In this study the anatomical distribution of coronary artery lesions treated with coronary angioplasty is examined. The study is not restricted to presentations with acute ST elevation myocardial infarction, but rather includes all patients with stable and unstable coronary artery disease, including non ST elevation and ST elevation myocardial infarction. Comparisons are made between New Zealand (NZ) Europeans, NZ Maori, Pacific people and East Asians to examine for differences in patterns of disease.

Methods and Results

Approval for the work was obtained from the Regional Ethics Committee. Data on the anatomical distribution of coronary artery lesions treated with percutaneous transluminal coronary angioplasty was obtained from an existing database. This database contained all angioplasties performed between 01 January 2000 and 31 December 2004 at Christchurch Hospital. In cases where a patient had undergone more than one procedure in that time only their first presentation was included in the analysis. The anatomical site of each lesion treated had been scored from the CASS diagram and recorded in the database at the time of the procedure [6]. For the analysis CASS lesions were grouped as right coronary, left main coronary, LAD and circumflex. Also recorded at the time of procedure was the clinical indication for angioplasty. These were analysed as emergency for acute myocardial infarction, semi-acute for inpatients with unstable coronary syndromes, and elective for outpatients with stable symptoms.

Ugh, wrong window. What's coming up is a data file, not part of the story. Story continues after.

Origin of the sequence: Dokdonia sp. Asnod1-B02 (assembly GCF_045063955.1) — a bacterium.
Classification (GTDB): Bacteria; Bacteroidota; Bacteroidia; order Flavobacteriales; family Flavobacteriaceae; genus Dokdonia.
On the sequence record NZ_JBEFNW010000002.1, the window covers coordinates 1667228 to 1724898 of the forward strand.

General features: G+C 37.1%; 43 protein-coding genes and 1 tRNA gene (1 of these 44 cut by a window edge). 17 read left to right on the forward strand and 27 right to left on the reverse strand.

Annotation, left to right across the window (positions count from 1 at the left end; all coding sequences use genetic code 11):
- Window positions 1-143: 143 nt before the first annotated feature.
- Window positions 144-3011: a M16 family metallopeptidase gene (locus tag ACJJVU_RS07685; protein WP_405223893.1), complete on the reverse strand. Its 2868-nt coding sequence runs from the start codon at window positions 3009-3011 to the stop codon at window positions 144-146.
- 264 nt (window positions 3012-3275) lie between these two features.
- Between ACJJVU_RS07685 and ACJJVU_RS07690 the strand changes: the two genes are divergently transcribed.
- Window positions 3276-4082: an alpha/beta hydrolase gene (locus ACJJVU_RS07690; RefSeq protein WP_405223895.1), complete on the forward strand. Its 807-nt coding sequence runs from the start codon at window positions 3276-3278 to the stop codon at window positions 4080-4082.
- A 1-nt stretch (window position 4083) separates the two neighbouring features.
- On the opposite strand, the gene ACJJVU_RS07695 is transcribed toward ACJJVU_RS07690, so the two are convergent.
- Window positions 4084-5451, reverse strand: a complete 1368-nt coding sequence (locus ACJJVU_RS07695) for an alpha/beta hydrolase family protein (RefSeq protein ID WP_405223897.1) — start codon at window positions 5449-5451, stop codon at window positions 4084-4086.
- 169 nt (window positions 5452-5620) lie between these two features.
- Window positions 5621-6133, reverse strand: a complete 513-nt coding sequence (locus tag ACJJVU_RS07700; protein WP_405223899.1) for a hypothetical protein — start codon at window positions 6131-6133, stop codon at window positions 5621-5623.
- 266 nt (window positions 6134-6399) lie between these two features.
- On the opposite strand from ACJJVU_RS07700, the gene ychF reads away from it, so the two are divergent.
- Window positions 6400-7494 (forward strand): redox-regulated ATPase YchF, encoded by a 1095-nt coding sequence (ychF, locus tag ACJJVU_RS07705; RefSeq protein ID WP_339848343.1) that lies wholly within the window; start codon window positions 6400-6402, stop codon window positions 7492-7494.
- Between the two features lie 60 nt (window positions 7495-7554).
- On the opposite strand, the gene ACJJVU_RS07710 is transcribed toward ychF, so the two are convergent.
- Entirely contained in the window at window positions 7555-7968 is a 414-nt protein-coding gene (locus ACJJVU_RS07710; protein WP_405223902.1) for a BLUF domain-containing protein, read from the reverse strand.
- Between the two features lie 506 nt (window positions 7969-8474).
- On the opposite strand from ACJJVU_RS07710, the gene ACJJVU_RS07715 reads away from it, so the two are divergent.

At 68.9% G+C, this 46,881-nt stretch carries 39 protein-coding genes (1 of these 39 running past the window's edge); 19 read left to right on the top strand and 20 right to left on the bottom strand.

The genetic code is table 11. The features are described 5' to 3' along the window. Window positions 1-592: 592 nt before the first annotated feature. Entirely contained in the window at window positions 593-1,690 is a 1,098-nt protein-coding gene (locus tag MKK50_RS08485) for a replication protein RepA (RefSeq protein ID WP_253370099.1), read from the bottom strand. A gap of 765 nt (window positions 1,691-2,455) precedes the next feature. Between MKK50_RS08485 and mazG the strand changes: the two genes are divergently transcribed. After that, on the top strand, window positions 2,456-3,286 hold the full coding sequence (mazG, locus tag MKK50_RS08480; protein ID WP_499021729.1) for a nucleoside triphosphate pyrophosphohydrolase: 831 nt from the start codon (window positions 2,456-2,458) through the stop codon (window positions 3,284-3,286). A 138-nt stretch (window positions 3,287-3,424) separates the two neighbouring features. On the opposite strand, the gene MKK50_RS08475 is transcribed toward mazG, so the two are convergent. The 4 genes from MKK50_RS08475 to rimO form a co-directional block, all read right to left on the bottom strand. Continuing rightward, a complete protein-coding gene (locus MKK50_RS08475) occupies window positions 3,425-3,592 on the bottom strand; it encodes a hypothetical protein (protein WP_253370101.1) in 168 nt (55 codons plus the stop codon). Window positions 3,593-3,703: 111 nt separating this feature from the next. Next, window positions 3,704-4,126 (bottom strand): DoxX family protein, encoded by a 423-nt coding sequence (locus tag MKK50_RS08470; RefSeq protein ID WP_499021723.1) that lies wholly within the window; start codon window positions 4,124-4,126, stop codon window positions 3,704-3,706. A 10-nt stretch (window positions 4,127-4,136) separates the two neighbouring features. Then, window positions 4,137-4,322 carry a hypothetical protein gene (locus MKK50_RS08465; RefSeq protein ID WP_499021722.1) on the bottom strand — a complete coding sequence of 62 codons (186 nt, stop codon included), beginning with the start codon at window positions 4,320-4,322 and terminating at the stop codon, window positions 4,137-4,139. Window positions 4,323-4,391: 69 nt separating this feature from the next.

This angioplasty information was cross-referenced with patient demographic details obtained from the Patient Management System database. Data obtained from this database was sex, date of birth, and self identified ethnicity. For ethnicity patients were classified as New Zealand European, NZ Maori, Pacific, or East Asian. Patients of other ethnicities were excluded from the analysis. In instances where patients had self-identified on some occasions as Maori and on other occasions as New Zealand European, they were classified as Maori for the purposes of the analysis.

A total of 3225 consecutive patients were included in the angioplasty database. Thirty eight percent of patients had no identified ethnicity documented in the Patient Management System database and were therefore excluded from the analysis. Demographic details for the 1992 patients included in the analysis are presented in Table 1.

  European (n=1918) Maori (n=42) E Asian (n=20) Pacific (n=12)
Male (%) 71.6 64.3 80.0 66.7
Age (years) 62.8 53.4 60.9 54.0

Table 1: Patient demographics.

A total of 3426 lesions in the 1992 patients were treated with coronary angioplasty (Table 2) shows the distribution of these coronary artery lesions by ethnicity. A chi-squared test was used to compare the relative frequency of right coronary lesions in Europeans (%) and Maori (%). This was statistically significant, p=0.031.

  European (n=3310) Maori (n=67) East Asian (n=32) Pacific (n=17)
LMCA (%) 0.8 3.0 0 0
LAD (%) 40.1 58.2 62.5 70.6
Cx (%) 22.7 25.4 15.6 17.6
RCA (%) 36.4 13.4 21.9 11.8

Table 2: Distribution of coronary artery lesions.

Analysis was performed to examine for possible confounding by indication. The distribution of emergency, semi acute and elective angioplasties was similar across ethnic groups, chi-square p=0.16.